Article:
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Discovering the age of discovery

Lee Yu Kit
Lee Yu Kit • 7 min read
Discovering the age of discovery
SINGAPORE (Oct 22): In Lisbon, not far from where the Tagus River empties into the Atlantic Ocean, there is a large, rose-tinted mosaic floor map that details one of the most significant periods in the history of Portugal and the world. It had ramificatio
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SINGAPORE (Oct 22): In Lisbon, not far from where the Tagus River empties into the Atlantic Ocean, there is a large, rose-tinted mosaic floor map that details one of the most significant periods in the history of Portugal and the world. It had ramifications far beyond Europe, with the rumblings of change reverberating through the centuries.

In the 15th to 18th centuries, Portuguese sailors set out on an unprecedented series of voyages that would bring them down the coast of Africa, to India and eventually, China and Japan. In 1488, Portuguese sailors rounded the Cape of Good Hope, reaching the Indian Ocean, and a decade later, they reached India. In 1509, they landed on the shores of the Malacca Sultanate, to the astonishment of the locals.

New trade routes were found, established hegemonies upset and traditional land routes such as the Silk Road withered. The Portuguese were followed by other European powers, setting in inexorable motion the wheels of a new world order, of European colonialism, the global interchange of ideas, influence, trade, expansion of religion, military conquest, enslavement and exploitation of native peoples and their lands, and global trade.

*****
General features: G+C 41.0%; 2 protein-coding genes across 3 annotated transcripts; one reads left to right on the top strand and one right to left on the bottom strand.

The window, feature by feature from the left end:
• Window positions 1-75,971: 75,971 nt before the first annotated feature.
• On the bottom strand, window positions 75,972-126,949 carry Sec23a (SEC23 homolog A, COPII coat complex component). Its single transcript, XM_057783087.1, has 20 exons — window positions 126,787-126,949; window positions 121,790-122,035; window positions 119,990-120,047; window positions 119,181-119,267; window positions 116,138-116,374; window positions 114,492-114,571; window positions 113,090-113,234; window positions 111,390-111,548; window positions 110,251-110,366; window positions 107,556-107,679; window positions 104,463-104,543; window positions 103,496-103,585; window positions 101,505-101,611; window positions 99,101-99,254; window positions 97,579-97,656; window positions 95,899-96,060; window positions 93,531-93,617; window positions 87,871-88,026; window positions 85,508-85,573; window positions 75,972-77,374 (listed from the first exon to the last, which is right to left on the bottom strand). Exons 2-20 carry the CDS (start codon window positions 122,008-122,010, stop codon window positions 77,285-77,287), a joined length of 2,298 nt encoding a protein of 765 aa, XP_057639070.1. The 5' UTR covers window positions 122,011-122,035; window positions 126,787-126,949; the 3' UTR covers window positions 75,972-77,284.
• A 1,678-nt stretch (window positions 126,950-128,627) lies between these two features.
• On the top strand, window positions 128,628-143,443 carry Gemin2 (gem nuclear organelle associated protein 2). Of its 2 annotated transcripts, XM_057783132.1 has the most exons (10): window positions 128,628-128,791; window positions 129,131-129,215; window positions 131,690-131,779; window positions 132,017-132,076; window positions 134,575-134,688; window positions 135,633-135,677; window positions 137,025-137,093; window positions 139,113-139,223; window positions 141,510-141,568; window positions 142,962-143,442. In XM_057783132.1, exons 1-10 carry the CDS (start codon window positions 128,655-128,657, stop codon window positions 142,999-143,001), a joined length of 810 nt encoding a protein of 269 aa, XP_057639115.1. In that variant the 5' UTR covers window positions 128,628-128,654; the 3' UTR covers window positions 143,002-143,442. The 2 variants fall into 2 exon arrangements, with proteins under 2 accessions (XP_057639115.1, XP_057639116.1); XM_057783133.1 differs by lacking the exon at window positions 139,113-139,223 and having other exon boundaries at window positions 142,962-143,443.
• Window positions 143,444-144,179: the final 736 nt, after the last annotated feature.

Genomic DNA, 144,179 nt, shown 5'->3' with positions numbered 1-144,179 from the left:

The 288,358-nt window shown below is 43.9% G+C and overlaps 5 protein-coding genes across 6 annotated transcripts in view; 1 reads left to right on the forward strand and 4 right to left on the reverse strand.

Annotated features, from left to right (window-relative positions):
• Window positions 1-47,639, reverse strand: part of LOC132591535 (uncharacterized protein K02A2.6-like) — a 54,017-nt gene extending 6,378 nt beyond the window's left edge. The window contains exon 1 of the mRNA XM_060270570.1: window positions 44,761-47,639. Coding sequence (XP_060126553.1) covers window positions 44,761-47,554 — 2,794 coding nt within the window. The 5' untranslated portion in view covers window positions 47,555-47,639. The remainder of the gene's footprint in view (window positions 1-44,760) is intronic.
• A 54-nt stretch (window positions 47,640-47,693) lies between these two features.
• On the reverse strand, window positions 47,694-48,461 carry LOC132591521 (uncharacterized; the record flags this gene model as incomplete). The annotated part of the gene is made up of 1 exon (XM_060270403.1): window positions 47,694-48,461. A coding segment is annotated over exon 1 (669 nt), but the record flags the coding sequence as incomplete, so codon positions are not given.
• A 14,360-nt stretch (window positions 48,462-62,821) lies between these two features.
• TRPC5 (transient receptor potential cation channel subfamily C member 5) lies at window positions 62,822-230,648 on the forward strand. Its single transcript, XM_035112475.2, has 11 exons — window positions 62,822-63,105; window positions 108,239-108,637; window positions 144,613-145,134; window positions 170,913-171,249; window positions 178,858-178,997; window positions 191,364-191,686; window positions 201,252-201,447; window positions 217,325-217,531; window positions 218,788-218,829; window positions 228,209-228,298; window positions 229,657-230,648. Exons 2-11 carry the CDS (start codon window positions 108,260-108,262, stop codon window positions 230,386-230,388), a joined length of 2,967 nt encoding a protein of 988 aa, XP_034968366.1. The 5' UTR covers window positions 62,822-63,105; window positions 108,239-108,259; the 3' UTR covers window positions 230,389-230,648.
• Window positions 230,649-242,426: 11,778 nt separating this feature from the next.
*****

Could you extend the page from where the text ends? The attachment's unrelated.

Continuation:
The period is called the Age of Discovery, and it established Portugal, a small, seafaring nation, as a world power. The influence of Portugal spread far and wide. Currently, the number of people who speak Portuguese as their first language is some 200 million, far exceeding the population of Portugal, which is 10 million. Portuguese peppers distant languages — the Malay gereja from the Portuguese igreja for church, and the Japanese arigato could be a derivative of obrigado for “thank you”, for example. Where did these ships of exploration come from?

The most southwesterly point of Portugal is Cape St Vincent. It is a desolate, starkly beautiful coastline of stern cliffs rising above the expanse of sea. According to legend, the cape owes its name to the fourth-century St Vincent, whose body was washed up on these shores. There is a lighthouse on the cape, which warns mariners of the strong currents and treacherous cliffs off the headland.

Ocean winds rake the land, keeping vegetation to a dense, low shrubbery. Centuries ago, the lighthouse would have witnessed sturdy sailing ships, called caravels, set out to sea into the vast unknown on their world-conquering voyages. The ships set sail from a port a little distance up the coast.

Lagos is a quiet, tourist-friendly town with cobbled, narrow streets, a maritime atmosphere and Moorish-influenced architecture. Visitors come to enjoy the scenic country of the Algarve coast, such as the striking Ponta da Piedade coastline, with its jagged rock precipices and tossing sea, near the town.

There is little to indicate that Lagos once had a thriving shipbuilding industry, was a centre of the European slave trade and was where ships set sail on their journeys to the ends of the known world — for this was the nexus of the Age of Discovery, the home port for ships bound for far-flung, unknown lands.

The main patron of the Age of Discovery was Prince Henry the Navigator, the Duke of Viseu. Under his aegis, Portuguese sailors explored farther than any European had ever gone before, discovering the vast riches of Africa and, in the process, founding the European slave trade.

There is a bust of Prince Henry in the town square of Lagos. Henry’s wealth came from various sources, including privileges granted by his father, King John I, but Henry was also the Grand Master of the Military Order of Christ, a powerful and wealthy militaristic order. The Order of Christ was no ordinary order and it was headquartered in one of the most evocative and mysterious buildings in the town of Tomar